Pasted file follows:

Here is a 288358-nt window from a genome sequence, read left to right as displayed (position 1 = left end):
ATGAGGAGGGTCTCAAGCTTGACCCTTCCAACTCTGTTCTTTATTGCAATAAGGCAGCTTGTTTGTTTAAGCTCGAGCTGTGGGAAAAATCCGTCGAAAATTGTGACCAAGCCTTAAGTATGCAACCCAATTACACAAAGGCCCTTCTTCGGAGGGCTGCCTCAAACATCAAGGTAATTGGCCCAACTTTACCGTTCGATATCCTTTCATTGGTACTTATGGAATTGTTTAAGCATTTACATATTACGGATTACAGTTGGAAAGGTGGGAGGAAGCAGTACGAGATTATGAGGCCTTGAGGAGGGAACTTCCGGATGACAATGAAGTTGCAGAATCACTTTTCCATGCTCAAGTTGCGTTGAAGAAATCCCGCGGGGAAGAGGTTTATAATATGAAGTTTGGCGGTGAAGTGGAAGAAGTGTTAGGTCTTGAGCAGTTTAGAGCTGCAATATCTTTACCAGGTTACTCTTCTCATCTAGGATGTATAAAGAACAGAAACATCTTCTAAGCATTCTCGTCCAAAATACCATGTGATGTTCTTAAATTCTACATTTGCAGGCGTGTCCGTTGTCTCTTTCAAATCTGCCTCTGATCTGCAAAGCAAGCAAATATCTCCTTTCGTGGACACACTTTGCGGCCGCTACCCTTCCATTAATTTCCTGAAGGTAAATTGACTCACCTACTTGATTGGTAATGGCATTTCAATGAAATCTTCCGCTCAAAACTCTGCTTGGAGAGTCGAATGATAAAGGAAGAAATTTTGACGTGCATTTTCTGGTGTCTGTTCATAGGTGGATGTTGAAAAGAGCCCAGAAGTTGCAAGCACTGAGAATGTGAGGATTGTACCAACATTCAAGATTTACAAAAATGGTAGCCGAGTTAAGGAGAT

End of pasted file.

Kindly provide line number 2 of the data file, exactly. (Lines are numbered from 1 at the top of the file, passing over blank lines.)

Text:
ATGAGGAGGGTCTCAAGCTTGACCCTTCCAACTCTGTTCTTTATTGCAATAAGGCAGCTTGTTTGTTTAAGCTCGAGCTGTGGGAAAAATCCGTCGAAAATTGTGACCAAGCCTTAAGTATGCAACCCAATTACACAAAGGCCCTTCTTCGGAGGGCTGCCTCAAACATCAAGGTAATTGGCCCAACTTTACCGTTCGATATCCTTTCATTGGTACTTATGGAATTGTTTAAGCATTTACATATTACGGATTACAGTTGGAAAGGTGGGAGGAAGCAGTACGAGATTATGAGGCCTTGAGGAGGGAACTTCCGGATGACAATGAAGTTGCAGAATCACTTTTCCATGCTCAAGTTGCGTTGAAGAAATCCCGCGGGGAAGAGGTTTATAATATGAAGTTTGGCGGTGAAGTGGAAGAAGTGTTAGGTCTTGAGCAGTTTAGAGCTGCAATATCTTTACCAGGTTACTCTTCTCATCTAGGATGTATAAAGAACAGAAACATCTTCTAAGCATTCTCGTCCAAAATACCATGTGATGTTCTTAAATTCTACATTTGCAGGCGTGTCCGTTGTCTCTTTCAAATCTGCCTCTGATCTGCAAAGCAAGCAAATATCTCCTTTCGTGGACACACTTTGCGGCCGCTACCCTTCCATTAATTTCCTGAAGGTAAATTGACTCACCTACTTGATTGGTAATGGCATTTCAATGAAATCTTCCGCTCAAAACTCTGCTTGGAGAGTCGAATGATAAAGGAAGAAATTTTGACGTGCATTTTCTGGTGTCTGTTCATAGGTGGATGTTGAAAAGAGCCCAGAAGTTGCAAGCACTGAGAATGTGAGGATTGTACCAACATTCAAGATTTACAAAAATGGTAGCCGAGTTAAGGAGAT